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Former Eagles defensive lineman and two-time Super Bowl champion Chris Long had a reputation during his playing days for using his voice, both online and offline, to champion causes and crack jokes, but it seems he's nearing his limit with internet chatter.
Long posted a length Instagram story on Monday in which he said he's "pretty much done" with Twitter, a site on which Long was extremely popular. Long tweeted more than 11,000 times since joining Twitter in January 2013. He racked up more than 650,000 followers on the microblogging site, from Eagles teammates to Philadelphia District Attorney Larry Krasner. He has more than 420,000 followers on Instagram.
Here's how Long explained his decision to quit Twitter:
"A year out of football has given me that clarity. [Twitter], I likened it last week to a drug with no bug. No redeeming qualities, just a place for people to b***h at each other. You could go on there and say the sky is blue, and you'd have 50 people in your mentions telling you, 'Well, it's a different shade of blue. It's a different hue. It depends on how you look at it. And also, that's offensive to me.' They'd tell you it's red, it's yellow. Listen, this isn't a political thing. Everyone knows my politics. But pretty much across the board, if you're on Twitter, you annoy the s**t out of me.
"Okay, let me take one thing back: I've met a lot of good people on Twitter. So all accounts are not annoying. But just the vast majority of them. And I gotta wade through the 95% to get to the 5% I actually want to read or hear from, or interact with. And there are a number of awesome followers who I've really had a good rapport with over the years, and people I follow that I really like, so let me not make a blanketed statement.
"But the site, as a whole, is annoying as s**t, and I prefer this as a medium to fire off opinions, or whatever. And I have a podcast now. When I was a player, I didn't have a podcast, I didn't have anything to get my voice out the way I wanted it to get out. Twitter, although imperfect, was the vehicle. Now, I'm like, 'What the hell am I doing on that site? I've got my podcast.' Green Light Pod, check it out."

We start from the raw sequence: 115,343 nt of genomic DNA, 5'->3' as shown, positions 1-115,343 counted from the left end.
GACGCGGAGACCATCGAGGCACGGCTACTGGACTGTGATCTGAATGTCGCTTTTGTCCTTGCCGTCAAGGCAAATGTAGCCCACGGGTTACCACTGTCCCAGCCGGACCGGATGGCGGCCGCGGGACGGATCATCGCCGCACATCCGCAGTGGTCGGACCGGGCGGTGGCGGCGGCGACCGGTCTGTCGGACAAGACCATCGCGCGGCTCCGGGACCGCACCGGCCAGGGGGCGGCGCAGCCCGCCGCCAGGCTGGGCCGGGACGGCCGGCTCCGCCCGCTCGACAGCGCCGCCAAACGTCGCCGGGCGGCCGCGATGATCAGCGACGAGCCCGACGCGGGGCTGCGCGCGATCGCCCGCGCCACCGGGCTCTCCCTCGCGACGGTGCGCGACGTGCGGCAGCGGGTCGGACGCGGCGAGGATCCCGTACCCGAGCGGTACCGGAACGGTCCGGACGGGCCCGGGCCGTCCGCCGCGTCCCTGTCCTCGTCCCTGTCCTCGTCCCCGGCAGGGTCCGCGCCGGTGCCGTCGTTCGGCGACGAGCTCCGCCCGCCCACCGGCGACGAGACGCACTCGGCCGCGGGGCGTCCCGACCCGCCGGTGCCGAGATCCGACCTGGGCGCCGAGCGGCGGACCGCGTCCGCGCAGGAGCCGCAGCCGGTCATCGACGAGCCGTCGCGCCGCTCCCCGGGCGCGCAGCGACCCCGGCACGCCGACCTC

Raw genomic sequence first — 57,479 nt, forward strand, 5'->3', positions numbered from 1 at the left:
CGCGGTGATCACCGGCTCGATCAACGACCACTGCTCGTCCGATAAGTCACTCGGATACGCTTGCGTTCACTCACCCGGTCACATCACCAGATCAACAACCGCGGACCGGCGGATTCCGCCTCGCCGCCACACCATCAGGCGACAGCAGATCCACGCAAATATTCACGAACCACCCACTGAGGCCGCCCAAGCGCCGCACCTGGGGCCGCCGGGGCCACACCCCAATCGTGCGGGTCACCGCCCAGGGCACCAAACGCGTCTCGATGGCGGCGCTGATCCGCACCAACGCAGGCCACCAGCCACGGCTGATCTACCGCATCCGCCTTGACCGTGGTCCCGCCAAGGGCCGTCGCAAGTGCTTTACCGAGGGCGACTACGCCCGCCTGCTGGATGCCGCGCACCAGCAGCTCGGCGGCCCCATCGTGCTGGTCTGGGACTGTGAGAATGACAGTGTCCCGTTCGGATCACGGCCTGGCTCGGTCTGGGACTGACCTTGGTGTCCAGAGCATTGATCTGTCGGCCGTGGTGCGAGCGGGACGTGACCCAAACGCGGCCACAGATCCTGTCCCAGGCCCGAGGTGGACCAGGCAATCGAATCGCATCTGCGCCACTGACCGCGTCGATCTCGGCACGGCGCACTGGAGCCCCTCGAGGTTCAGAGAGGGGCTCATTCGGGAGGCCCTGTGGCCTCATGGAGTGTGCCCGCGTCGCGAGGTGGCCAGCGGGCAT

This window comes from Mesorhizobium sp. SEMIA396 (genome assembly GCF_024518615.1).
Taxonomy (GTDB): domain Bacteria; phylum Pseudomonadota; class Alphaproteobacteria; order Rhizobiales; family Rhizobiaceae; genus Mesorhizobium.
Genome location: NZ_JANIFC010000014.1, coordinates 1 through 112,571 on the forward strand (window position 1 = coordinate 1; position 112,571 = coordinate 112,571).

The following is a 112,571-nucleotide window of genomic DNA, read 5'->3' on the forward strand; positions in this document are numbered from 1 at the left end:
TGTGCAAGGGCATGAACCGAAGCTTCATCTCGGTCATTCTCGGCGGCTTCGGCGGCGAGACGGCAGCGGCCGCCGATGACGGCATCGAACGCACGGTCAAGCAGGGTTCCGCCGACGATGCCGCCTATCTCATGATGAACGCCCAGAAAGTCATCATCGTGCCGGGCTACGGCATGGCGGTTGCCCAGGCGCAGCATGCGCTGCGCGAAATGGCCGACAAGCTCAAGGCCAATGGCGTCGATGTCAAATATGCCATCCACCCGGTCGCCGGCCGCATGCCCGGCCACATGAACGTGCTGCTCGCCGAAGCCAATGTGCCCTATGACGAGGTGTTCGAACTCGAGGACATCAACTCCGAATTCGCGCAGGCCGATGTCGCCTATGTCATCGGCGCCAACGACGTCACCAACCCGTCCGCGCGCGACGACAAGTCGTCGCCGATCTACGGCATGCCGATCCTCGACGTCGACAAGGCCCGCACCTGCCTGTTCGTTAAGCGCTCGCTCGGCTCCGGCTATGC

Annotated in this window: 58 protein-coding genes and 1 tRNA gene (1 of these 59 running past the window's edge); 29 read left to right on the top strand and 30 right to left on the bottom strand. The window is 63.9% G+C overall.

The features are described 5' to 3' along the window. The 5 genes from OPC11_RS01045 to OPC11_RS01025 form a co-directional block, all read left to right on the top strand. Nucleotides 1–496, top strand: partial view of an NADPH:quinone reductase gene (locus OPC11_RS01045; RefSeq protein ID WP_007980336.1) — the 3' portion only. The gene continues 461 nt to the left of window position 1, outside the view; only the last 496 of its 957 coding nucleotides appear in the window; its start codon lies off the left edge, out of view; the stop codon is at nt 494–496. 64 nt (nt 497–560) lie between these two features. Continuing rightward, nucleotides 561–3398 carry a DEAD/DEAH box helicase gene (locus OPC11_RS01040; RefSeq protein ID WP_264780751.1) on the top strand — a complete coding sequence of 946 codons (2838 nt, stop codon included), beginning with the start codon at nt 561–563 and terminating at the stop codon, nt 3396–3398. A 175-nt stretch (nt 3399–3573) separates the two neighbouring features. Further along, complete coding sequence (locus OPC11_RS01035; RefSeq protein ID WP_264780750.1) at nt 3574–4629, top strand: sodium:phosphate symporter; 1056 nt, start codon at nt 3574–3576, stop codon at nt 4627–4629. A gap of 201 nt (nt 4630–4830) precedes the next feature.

It's interesting to hear Long talk about being a player who wants to be heard. Tons of athletes use Twitter and Instagram as a way to get their own voices and messages out into the general discourse, but we're also starting to see athletes take more involved routes, like podcasts, before their playing days are over.
Former 76ers sharpshooter J.J. Redick started his own podcast with The Ringer as a way to discuss the NBA, its culture, its ins and outs, and a number of non-basketball topics without the constraints of Twitter - though the notoriously Twitter-less Redick actually re-joined the website earlier this year.
LeBron James, certainly an exceptional case, is a co-producer and recurring face on HBO's show "The Shop", where athletes and celebrities gather to talk about culture, past and present, in a more long-form setting.
And Portland Trail Blazers point guard Damian Lillard is using his talents as a rapper to explain his thoughts through music. When he released his latest song, "Blacklist", he tweeted the message "Let me vent", but decided to let the song do the talking instead of a Tweet thread.
As Long noted, sites like Twitter - and, to an extent, Instagram - are imperfect, and they often incentivize rushed thoughts and big reactions. As prominent athletes continue to push for control of their own narratives, it will be interesting to see if they eventually avoid context-crushing mediums like Twitter altogether and instead find long-form places to speak about their interests.
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